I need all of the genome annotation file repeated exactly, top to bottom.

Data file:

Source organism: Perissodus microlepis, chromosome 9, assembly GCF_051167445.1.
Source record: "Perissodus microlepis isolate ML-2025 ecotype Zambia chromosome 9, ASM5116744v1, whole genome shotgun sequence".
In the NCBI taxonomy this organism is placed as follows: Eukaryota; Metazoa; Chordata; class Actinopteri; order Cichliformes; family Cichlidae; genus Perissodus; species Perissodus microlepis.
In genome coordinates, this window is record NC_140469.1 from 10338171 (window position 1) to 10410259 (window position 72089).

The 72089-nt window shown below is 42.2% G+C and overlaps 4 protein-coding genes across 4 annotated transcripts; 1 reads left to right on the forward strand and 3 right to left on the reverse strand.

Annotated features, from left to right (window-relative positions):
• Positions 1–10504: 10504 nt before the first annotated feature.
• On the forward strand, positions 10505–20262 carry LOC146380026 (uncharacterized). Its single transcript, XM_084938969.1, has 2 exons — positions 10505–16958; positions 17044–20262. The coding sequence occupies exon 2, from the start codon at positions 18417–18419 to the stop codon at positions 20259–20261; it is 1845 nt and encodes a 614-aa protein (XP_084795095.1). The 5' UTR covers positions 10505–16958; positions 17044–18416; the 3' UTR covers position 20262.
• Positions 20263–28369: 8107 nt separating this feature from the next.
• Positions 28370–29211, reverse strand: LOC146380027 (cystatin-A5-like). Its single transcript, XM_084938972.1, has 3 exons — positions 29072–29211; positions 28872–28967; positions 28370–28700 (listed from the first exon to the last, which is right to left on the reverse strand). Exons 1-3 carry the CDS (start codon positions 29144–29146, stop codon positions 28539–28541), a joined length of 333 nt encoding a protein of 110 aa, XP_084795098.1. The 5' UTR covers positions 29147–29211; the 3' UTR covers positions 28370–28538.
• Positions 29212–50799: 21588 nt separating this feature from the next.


Source organism: Perissodus microlepis, chromosome 9, assembly GCF_051167445.1.
Source record: "Perissodus microlepis isolate ML-2025 ecotype Zambia chromosome 9, ASM5116744v1, whole genome shotgun sequence".
In the NCBI taxonomy this organism is placed as follows: Eukaryota; Metazoa; Chordata; class Actinopteri; order Cichliformes; family Cichlidae; genus Perissodus; species Perissodus microlepis.
In genome coordinates, this window is record NC_140469.1 from 10338171 (window position 1) to 10410259 (window position 72089).

The 72089-nt window shown below is 42.2% G+C and overlaps 4 protein-coding genes across 4 annotated transcripts; 1 reads left to right on the forward strand and 3 right to left on the reverse strand.

Annotated features, from left to right (window-relative positions):
• Positions 1–10504: 10504 nt before the first annotated feature.
• On the forward strand, positions 10505–20262 carry LOC146380026 (uncharacterized). Its single transcript, XM_084938969.1, has 2 exons — positions 10505–16958; positions 17044–20262. The coding sequence occupies exon 2, from the start codon at positions 18417–18419 to the stop codon at positions 20259–20261; it is 1845 nt and encodes a 614-aa protein (XP_084795095.1). The 5' UTR covers positions 10505–16958; positions 17044–18416; the 3' UTR covers position 20262.
• Positions 20263–28369: 8107 nt separating this feature from the next.
• Positions 28370–29211, reverse strand: LOC146380027 (cystatin-A5-like). Its single transcript, XM_084938972.1, has 3 exons — positions 29072–29211; positions 28872–28967; positions 28370–28700 (listed from the first exon to the last, which is right to left on the reverse strand). Exons 1-3 carry the CDS (start codon positions 29144–29146, stop codon positions 28539–28541), a joined length of 333 nt encoding a protein of 110 aa, XP_084795098.1. The 5' UTR covers positions 29147–29211; the 3' UTR covers positions 28370–28538.
• Positions 29212–50799: 21588 nt separating this feature from the next.